Connecting farmers to markets
The Purchase for Progress (P4P) pilot has allowed WFP to try out new ways of leveraging its purchasing power to support agricultural and market development in developing countries. Over the past five years, the pilot has transformed the lives of hundreds of thousands of farmers, especially women, in 20 developing countries, supporting them to grow more, sell more, and earn more and become more competitive players in their local markets.
P4P links WFP’s demand for staple food commodities (cereals, pulses and blended foods) with the technical expertise of a wide range of partners to support smallholder farmers boost their agricultural production and sell their surplus at a fair price. By providing a market to smallholder farmers and supporting them to improve crop quality and increase their sales to WFP as well as other buyers, the initiative has transformed WFP’s local procurement into a vital tool to address hunger.
Though the five-year P4P pilot period concluded in December 2013, efforts to support smallholders continue as WFP mainstreams key innovations and best practices. WFP is committed to continue its support to smallholder farmers and is mainstreaming key innovations and best practices. These efforts support the Secretary-General’s Zero Hunger Challenge and WFP’s global effort to help smallholders to access markets, addressing food insecurity and poverty. Learn more
The coffee rust outbreak devastating crops in Latin America has negatively affected local economies and is limiting smallholders’ ability to reinvest in their staple crop production. Though the increased capacity of smallholder farmers and their organizations enables them to better respond to shocks, the coffee rust outbreak has highlighted the need for increased efforts.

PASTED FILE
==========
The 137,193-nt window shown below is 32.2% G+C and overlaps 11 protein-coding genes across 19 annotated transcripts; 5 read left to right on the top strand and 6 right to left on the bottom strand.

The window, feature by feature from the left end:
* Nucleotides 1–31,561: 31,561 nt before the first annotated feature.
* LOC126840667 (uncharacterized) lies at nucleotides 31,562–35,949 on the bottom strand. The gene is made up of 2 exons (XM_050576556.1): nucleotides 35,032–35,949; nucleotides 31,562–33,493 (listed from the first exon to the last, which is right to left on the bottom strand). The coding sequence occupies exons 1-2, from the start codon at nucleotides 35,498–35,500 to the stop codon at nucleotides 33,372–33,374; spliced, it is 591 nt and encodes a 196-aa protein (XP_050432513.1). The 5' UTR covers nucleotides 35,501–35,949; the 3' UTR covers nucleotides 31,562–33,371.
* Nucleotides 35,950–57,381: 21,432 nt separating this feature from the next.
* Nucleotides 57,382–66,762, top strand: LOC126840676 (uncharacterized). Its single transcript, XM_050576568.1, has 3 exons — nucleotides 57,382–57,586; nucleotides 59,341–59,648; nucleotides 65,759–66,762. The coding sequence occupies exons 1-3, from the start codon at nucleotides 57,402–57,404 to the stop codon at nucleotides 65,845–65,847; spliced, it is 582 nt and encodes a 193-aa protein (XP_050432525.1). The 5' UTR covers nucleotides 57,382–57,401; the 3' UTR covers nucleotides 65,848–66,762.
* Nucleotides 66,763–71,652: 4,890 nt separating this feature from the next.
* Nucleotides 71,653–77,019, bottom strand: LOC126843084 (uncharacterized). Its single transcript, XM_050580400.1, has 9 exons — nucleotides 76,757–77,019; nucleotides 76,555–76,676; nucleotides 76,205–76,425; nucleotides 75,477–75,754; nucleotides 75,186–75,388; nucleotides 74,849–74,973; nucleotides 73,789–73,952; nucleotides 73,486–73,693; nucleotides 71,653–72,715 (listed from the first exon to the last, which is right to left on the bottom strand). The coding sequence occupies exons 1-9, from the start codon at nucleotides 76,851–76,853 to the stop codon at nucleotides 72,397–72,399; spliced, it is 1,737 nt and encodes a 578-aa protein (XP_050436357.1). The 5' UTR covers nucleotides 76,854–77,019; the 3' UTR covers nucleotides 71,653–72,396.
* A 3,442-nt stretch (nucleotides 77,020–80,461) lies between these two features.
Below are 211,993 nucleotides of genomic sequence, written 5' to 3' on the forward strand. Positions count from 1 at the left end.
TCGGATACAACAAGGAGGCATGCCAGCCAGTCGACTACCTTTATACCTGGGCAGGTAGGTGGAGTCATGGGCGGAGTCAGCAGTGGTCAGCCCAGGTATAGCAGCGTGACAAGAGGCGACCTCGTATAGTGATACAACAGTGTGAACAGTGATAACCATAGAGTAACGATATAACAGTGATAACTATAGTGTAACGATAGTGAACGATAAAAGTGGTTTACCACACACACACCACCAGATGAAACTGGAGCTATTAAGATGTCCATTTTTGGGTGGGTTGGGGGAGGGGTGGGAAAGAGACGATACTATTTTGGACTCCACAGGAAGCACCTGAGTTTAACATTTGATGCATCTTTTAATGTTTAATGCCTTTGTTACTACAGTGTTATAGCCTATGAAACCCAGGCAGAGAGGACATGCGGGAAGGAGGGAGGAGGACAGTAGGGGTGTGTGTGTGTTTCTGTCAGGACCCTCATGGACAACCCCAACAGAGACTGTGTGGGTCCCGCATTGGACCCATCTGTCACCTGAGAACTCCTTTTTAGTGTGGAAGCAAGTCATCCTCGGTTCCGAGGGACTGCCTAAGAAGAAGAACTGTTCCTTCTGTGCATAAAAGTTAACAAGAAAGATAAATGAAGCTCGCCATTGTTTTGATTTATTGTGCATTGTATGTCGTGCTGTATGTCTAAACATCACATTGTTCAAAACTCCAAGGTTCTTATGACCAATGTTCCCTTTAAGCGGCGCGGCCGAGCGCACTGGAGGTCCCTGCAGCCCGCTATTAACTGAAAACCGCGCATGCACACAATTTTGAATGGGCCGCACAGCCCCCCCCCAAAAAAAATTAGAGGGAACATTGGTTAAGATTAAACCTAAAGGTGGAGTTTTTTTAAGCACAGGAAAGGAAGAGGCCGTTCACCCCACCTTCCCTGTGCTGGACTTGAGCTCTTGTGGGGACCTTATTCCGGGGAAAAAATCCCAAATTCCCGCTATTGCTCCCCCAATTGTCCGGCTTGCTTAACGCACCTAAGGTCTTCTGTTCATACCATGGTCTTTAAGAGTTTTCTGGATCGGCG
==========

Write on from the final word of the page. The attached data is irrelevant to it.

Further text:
In rural areas of Mali, agriculture is the primary source of income. Smallholder farmers contribute to almost 90 percent of the country’s agricultural production, but have historically struggled to access quality markets, generally settling for low farm gate prices. Today, smallholder farmers in Mali are increasingly marketing their crops collectively to WFP and private sector markets, including sales to processing units and milling enterprises.
In the Nueva Segovia region of Nicaragua, P4P is supporting farmers’ organizations to utilize low-cost, environmentally-friendly techniques and technologies. These sustainable practices, which include minimal tillage farming and the use of organic materials in soil enrichment, are enabling smallholders to benefit from increased yields, improved crop quality and reduced production costs.
Rural women in developing countries often lack basic literacy skills, making it difficult for women farmers to benefit from training activities which could improve their agricultural production and increase their incomes. Because of this, in many pilot countries, P4P has incorporated basic reading and writing skills into training in order to promote their participation.